Minister of National Security Marvin Dames.
By AVA TURNQUEST
Tribune Chief Reporter
POLICE have sought assistance from “international partners” after radio servers at ZNS were hacked for ransom on Monday.
National Security Minister Marvin Dames told reporters yesterday the incident was a first for the country, but added law enforcement officers have been anticipating such an attack as it followed global cyber-crime trends.
Up to press time, engineers at the public broadcaster were working to restore data from backups after refusing to meet the hacker’s demands for $18,000 in incremental bitcoin payments or negotiate further.
“This is the world that we’re living in today,” Mr Dames said outside Cabinet. “This is certainly the first of its kind that would have been reported here in the Bahamas, where we had the radio servers of ZNS hacked for ransom. This is a common occurrence now around the world and the police are currently investigating this particular incident.
“This is something that in our planning that we have certainly been anticipating and as an organisation we’re working assiduously to equip the police force for these types of modern day challenges.”
He added: “We are currently working with our international partners to determine how do we address this particular issue as it relates to ZNS. So the police are on top of it, we just have to see where it ends up.”
It is unclear whether the radio servers were seized by a group or a lone hacker.
Employees discovered they were shut out of ZNS’ radio servers sometime before noon on Monday, according to Broadcasting Corporation of the Bahamas Chairman Mike Smith.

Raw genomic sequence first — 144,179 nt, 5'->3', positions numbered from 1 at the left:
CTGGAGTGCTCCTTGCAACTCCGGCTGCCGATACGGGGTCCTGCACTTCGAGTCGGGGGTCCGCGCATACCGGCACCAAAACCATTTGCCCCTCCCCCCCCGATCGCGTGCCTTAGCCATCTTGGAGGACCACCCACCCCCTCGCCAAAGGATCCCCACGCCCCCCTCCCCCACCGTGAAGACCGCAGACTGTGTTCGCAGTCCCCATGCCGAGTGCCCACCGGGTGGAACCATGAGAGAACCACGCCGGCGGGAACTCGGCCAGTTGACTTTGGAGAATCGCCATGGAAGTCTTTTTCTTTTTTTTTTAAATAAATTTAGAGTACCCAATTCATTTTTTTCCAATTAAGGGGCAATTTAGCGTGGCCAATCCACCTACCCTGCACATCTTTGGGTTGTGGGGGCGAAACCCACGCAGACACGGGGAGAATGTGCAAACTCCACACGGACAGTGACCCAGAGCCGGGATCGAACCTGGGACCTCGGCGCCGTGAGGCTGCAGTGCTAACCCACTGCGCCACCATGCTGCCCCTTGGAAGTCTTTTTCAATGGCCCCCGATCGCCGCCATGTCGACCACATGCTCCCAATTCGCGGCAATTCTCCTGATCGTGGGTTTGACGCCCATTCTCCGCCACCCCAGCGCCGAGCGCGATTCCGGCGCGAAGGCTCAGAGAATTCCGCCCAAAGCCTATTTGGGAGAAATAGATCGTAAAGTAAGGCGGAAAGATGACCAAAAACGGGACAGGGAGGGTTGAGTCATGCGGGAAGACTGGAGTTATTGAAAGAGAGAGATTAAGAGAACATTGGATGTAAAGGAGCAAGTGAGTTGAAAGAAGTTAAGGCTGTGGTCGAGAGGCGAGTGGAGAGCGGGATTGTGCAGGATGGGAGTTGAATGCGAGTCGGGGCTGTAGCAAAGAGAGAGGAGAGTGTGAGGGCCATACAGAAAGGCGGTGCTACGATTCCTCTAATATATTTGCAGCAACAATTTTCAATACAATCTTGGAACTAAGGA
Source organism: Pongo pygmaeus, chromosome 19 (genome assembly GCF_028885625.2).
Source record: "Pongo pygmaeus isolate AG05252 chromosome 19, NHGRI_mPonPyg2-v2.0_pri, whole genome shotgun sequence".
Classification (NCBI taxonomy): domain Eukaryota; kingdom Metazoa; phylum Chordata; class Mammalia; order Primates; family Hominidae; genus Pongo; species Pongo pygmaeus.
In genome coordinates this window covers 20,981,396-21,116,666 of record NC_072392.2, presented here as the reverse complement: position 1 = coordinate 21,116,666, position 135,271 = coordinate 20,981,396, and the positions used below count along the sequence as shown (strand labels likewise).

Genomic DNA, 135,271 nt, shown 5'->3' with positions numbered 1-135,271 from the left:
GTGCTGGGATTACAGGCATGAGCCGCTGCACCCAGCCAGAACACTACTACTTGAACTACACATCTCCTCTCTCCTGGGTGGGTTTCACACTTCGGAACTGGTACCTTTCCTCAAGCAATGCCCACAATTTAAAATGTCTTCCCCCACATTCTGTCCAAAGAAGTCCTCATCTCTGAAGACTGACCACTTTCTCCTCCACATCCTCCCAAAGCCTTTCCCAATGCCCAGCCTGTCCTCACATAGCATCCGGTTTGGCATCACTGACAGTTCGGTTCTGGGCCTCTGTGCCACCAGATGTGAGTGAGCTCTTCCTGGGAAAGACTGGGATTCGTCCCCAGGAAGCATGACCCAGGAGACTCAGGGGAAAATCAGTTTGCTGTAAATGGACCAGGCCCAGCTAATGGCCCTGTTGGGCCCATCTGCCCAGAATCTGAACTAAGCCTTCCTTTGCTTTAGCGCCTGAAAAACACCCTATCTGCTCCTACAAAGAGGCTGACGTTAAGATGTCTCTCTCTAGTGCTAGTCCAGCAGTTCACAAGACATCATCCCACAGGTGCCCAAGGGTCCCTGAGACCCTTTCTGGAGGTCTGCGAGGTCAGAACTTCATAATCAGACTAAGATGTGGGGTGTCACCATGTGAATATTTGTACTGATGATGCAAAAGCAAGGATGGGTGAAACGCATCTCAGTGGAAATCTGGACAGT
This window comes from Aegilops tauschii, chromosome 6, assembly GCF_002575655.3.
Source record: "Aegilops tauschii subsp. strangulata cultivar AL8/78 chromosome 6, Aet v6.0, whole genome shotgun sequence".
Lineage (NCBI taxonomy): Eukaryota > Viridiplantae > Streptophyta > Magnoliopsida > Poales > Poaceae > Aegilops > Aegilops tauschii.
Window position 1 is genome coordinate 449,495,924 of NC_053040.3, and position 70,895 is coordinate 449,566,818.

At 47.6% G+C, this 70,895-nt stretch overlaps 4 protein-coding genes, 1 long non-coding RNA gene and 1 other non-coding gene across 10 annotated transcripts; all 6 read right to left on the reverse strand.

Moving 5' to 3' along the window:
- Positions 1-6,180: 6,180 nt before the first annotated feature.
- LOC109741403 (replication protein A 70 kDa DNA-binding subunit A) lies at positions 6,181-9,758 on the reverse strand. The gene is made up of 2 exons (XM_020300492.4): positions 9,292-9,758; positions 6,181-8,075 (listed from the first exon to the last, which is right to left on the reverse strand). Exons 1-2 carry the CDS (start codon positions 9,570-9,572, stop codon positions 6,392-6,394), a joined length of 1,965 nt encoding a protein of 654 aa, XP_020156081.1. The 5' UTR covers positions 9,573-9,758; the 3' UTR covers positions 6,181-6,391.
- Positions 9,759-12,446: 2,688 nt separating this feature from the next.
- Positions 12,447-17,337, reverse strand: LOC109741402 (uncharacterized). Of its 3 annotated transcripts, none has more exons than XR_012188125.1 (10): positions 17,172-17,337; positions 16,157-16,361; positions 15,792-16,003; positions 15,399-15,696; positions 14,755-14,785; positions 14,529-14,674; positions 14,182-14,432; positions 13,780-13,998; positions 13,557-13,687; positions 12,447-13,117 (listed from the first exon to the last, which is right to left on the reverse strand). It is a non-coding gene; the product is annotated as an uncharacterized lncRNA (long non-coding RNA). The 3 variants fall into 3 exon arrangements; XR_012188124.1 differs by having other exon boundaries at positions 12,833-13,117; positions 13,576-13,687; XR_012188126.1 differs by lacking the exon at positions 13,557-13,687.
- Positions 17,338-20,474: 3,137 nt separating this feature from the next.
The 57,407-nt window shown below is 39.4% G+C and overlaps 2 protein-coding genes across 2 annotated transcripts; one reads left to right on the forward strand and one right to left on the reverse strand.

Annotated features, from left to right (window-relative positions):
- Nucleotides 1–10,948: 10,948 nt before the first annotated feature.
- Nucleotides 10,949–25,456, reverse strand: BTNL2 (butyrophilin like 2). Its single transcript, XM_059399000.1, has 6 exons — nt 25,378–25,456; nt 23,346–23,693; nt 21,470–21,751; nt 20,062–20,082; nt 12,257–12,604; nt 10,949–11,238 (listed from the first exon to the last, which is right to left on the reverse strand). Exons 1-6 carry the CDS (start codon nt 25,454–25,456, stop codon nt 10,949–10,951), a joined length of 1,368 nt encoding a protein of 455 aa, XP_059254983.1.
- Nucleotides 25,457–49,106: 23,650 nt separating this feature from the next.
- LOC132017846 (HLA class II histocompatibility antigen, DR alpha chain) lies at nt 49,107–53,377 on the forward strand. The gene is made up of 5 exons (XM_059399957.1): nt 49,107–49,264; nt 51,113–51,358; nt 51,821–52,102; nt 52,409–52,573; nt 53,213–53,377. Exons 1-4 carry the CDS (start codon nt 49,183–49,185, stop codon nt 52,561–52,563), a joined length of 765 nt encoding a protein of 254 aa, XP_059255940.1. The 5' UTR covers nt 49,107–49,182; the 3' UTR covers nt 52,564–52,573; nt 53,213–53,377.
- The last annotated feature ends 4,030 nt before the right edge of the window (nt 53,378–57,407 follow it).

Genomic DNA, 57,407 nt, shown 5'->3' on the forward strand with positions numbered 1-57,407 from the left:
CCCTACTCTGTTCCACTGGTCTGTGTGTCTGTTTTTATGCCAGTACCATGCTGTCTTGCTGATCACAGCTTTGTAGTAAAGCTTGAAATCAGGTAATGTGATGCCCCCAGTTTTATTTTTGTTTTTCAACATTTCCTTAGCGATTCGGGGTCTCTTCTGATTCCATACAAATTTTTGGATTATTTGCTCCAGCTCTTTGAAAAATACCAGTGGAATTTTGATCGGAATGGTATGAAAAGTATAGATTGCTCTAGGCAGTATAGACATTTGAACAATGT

“We are making good progress,” Mr Smith said yesterday.
“We’re not going to pay any kind of ransom, and our managers have been meeting all morning and in process of restoring critical areas. We have to duplicate some things and we have to reorganise some systems but we will be able to get back, I wouldn’t say to normal but certainly be able to operate in spite of the challenge.”
Mr Smith revealed the hacker initially asked for a ransom of $50,000 in incremental bitcoin payments, but engineers “chewed him down” to $18,000.
“We have some backups, and the backups that we have we are reorganising,” Mr Smith said yesterday.
“(The hacker) he was asking us to buy bitcoin for him. Initially it was $50k then our IT men said it was a lot of money and chewed him down to $18k but he wants it done incrementally.”
Mr Smith added: “But you don’t deal with them, you’re not sure they are going to give you the password back.”